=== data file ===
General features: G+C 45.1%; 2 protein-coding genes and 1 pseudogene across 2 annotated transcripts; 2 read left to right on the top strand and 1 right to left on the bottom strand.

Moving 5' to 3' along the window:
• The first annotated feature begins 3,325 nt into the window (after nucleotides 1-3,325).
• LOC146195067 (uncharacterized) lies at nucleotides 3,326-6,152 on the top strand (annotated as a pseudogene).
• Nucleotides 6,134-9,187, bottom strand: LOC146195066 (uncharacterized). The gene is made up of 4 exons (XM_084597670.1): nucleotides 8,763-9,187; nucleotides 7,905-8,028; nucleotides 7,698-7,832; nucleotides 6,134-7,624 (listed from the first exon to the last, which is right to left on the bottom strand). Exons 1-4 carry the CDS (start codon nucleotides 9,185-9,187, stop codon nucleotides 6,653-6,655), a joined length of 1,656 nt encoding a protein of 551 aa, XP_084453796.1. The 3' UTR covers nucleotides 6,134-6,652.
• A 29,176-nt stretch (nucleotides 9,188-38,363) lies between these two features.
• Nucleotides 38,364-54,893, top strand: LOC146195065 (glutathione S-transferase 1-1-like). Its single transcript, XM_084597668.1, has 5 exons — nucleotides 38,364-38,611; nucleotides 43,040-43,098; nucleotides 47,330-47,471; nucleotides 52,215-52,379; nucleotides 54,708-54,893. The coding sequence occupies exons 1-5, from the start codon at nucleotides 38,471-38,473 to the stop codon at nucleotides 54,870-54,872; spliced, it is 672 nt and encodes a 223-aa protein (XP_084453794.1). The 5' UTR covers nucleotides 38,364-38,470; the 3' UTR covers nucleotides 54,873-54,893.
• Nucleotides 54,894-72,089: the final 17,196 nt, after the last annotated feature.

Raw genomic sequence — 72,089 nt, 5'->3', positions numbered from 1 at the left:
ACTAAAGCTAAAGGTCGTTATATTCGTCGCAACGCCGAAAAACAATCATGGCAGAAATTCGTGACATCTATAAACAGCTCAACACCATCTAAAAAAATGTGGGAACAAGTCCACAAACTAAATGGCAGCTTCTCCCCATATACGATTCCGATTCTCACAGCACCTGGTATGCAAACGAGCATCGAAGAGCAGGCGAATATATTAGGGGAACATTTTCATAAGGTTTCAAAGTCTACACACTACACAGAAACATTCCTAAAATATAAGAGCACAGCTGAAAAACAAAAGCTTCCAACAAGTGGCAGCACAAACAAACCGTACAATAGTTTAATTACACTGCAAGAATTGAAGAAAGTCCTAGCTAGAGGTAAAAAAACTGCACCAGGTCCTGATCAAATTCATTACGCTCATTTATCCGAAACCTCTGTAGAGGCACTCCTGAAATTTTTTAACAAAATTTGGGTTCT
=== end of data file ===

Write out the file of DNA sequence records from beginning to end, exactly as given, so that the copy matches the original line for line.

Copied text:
General features: G+C 45.1%; 2 protein-coding genes and 1 pseudogene across 2 annotated transcripts; 2 read left to right on the top strand and 1 right to left on the bottom strand.

Moving 5' to 3' along the window:
• The first annotated feature begins 3,325 nt into the window (after nucleotides 1-3,325).
• LOC146195067 (uncharacterized) lies at nucleotides 3,326-6,152 on the top strand (annotated as a pseudogene).
• Nucleotides 6,134-9,187, bottom strand: LOC146195066 (uncharacterized). The gene is made up of 4 exons (XM_084597670.1): nucleotides 8,763-9,187; nucleotides 7,905-8,028; nucleotides 7,698-7,832; nucleotides 6,134-7,624 (listed from the first exon to the last, which is right to left on the bottom strand). Exons 1-4 carry the CDS (start codon nucleotides 9,185-9,187, stop codon nucleotides 6,653-6,655), a joined length of 1,656 nt encoding a protein of 551 aa, XP_084453796.1. The 3' UTR covers nucleotides 6,134-6,652.
• A 29,176-nt stretch (nucleotides 9,188-38,363) lies between these two features.
• Nucleotides 38,364-54,893, top strand: LOC146195065 (glutathione S-transferase 1-1-like). Its single transcript, XM_084597668.1, has 5 exons — nucleotides 38,364-38,611; nucleotides 43,040-43,098; nucleotides 47,330-47,471; nucleotides 52,215-52,379; nucleotides 54,708-54,893. The coding sequence occupies exons 1-5, from the start codon at nucleotides 38,471-38,473 to the stop codon at nucleotides 54,870-54,872; spliced, it is 672 nt and encodes a 223-aa protein (XP_084453794.1). The 5' UTR covers nucleotides 38,364-38,470; the 3' UTR covers nucleotides 54,873-54,893.
• Nucleotides 54,894-72,089: the final 17,196 nt, after the last annotated feature.

Raw genomic sequence — 72,089 nt, 5'->3', positions numbered from 1 at the left:
ACTAAAGCTAAAGGTCGTTATATTCGTCGCAACGCCGAAAAACAATCATGGCAGAAATTCGTGACATCTATAAACAGCTCAACACCATCTAAAAAAATGTGGGAACAAGTCCACAAACTAAATGGCAGCTTCTCCCCATATACGATTCCGATTCTCACAGCACCTGGTATGCAAACGAGCATCGAAGAGCAGGCGAATATATTAGGGGAACATTTTCATAAGGTTTCAAAGTCTACACACTACACAGAAACATTCCTAAAATATAAGAGCACAGCTGAAAAACAAAAGCTTCCAACAAGTGGCAGCACAAACAAACCGTACAATAGTTTAATTACACTGCAAGAATTGAAGAAAGTCCTAGCTAGAGGTAAAAAAACTGCACCAGGTCCTGATCAAATTCATTACGCTCATTTATCCGAAACCTCTGTAGAGGCACTCCTGAAATTTTTTAACAAAATTTGGGTTCT